It is a characteristic of the silicon controlled rectifier device that, once fired, it will continue to conduct as long as it is forward biased, that is, until the anode current is reduced below its holding value. In the embodiment illustrated, turnoff is effected by a momentary reverse bias applied by means of the transfer capacitors Cl-C18. When one of the SCRs is fired, a negative-going pulse is coupled, through the interconnecting transfer capacitors, to the anodes of all of the other SCRs in the same group. Any then conducting SCRs within the group will be turned ofi. Thus, within each group, only one winding will be energized at a time.
As described previously, each winding in a given group is separated from the next winding in the same group by one winding from each of the other groups. Thus, since the SCRs are energized sequentially, each winding will As noted previously,
' from discharging the that a separate and independent remain energized while windings from the two other groups are energized and then, when a second winding from the same group is energized, the first winding will be deenergized. Accordingly, in the apparatus illustrated, three windings, one from each group, are in an energized state concurrently.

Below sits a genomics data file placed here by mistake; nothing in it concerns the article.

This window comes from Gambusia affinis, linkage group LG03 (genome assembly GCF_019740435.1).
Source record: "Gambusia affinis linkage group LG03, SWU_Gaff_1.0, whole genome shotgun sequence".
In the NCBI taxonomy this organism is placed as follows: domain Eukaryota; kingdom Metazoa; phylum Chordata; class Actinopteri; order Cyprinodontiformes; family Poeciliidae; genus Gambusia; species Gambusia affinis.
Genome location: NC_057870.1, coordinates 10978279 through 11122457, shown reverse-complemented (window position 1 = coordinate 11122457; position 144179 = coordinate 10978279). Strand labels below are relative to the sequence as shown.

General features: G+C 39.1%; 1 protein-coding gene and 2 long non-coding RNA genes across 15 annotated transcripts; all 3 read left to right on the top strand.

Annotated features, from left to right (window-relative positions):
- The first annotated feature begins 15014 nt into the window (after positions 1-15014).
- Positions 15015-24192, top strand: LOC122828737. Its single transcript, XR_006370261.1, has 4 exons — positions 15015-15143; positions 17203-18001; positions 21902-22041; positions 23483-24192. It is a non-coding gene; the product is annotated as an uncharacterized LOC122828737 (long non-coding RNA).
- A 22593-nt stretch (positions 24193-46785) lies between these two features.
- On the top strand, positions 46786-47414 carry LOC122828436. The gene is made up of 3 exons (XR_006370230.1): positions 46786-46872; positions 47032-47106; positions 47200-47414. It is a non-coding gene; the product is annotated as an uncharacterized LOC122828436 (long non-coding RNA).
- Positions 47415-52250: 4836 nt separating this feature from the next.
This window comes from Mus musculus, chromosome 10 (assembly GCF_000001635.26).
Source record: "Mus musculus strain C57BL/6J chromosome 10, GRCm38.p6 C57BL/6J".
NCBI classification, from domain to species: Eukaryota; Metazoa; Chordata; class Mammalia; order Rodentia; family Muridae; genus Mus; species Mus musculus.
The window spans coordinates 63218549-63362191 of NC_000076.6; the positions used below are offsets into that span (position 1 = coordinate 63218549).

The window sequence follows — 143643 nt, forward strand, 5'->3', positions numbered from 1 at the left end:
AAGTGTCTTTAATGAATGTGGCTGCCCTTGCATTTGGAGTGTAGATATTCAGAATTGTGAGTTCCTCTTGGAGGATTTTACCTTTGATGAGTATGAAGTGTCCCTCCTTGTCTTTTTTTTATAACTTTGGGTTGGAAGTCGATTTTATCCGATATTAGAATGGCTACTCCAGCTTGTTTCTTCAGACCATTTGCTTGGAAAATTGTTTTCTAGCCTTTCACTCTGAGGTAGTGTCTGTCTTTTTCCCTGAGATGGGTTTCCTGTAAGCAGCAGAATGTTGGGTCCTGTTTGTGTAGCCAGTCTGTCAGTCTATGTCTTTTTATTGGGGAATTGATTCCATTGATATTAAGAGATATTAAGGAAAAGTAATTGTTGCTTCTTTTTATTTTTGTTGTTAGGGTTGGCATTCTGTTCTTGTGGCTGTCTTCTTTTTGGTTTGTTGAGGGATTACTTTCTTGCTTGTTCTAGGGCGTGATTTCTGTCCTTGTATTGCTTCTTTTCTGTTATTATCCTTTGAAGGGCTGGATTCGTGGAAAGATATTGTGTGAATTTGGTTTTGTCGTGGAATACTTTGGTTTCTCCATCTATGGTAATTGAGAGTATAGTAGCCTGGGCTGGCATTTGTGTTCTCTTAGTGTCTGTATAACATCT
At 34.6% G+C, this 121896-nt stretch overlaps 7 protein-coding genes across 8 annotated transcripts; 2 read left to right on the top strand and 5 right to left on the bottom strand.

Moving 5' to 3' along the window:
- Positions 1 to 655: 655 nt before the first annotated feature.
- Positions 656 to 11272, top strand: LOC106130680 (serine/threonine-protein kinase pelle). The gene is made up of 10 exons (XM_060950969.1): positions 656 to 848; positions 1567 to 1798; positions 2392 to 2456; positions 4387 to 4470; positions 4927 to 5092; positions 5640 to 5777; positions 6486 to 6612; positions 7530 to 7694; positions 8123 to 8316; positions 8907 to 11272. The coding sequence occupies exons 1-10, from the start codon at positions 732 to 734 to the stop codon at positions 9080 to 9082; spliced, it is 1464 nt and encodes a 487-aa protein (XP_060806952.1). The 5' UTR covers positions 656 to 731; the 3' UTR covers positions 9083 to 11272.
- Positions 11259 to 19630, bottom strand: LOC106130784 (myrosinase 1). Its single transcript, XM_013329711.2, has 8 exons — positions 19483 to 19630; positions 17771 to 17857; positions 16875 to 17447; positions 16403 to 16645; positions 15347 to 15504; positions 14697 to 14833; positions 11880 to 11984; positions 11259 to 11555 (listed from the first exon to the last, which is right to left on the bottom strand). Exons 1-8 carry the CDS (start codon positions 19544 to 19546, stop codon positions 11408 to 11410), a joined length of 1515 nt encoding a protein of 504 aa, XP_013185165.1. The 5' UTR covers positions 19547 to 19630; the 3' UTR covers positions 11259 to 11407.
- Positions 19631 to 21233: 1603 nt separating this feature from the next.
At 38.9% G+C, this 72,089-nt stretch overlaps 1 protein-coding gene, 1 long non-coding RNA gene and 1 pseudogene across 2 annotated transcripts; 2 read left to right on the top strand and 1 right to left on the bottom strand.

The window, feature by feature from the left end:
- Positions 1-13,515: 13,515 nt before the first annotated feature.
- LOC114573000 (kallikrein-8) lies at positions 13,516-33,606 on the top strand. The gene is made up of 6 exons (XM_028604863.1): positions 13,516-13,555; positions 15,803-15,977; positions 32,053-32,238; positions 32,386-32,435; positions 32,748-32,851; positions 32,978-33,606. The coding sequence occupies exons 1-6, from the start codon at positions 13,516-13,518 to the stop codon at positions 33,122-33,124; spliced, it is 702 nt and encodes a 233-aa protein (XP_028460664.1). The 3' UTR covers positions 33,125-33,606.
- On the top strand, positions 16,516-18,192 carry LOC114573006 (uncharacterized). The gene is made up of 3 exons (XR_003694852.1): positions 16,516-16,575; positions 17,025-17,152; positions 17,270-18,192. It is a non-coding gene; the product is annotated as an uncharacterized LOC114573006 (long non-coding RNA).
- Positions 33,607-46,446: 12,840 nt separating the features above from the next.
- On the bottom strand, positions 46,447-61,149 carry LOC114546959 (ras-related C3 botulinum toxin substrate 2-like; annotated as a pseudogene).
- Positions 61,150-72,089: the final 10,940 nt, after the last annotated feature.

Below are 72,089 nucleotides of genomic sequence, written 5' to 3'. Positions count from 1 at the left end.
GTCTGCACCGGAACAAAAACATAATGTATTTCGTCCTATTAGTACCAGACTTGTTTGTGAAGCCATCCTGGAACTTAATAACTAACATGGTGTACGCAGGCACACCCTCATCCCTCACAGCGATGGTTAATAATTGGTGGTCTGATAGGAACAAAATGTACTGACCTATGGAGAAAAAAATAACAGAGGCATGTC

To further explain this mode of operation, the following examples is useful, it being assumed that the switch contact arm 64 is rotating clockwise as seen in FIG. 2 and is starting from a straight up position. SCRI will be energized first and will continue toconduct whle SCR2 is fired. Both SCRl and SCR2 will continue to conduct when conduction in SCR3 is initiated. However, when SCR4 is fired, SCRI will be turned oif by the negative pulse applied at its anode through the transfer capacitors, primarily C1 and secondarly the remainng transfer capacitors of the group. Similarly, when SCRS is turned on, SCR2 will be turned off. Thus, a sequentially shifting plurality of windings will be energized concurrently.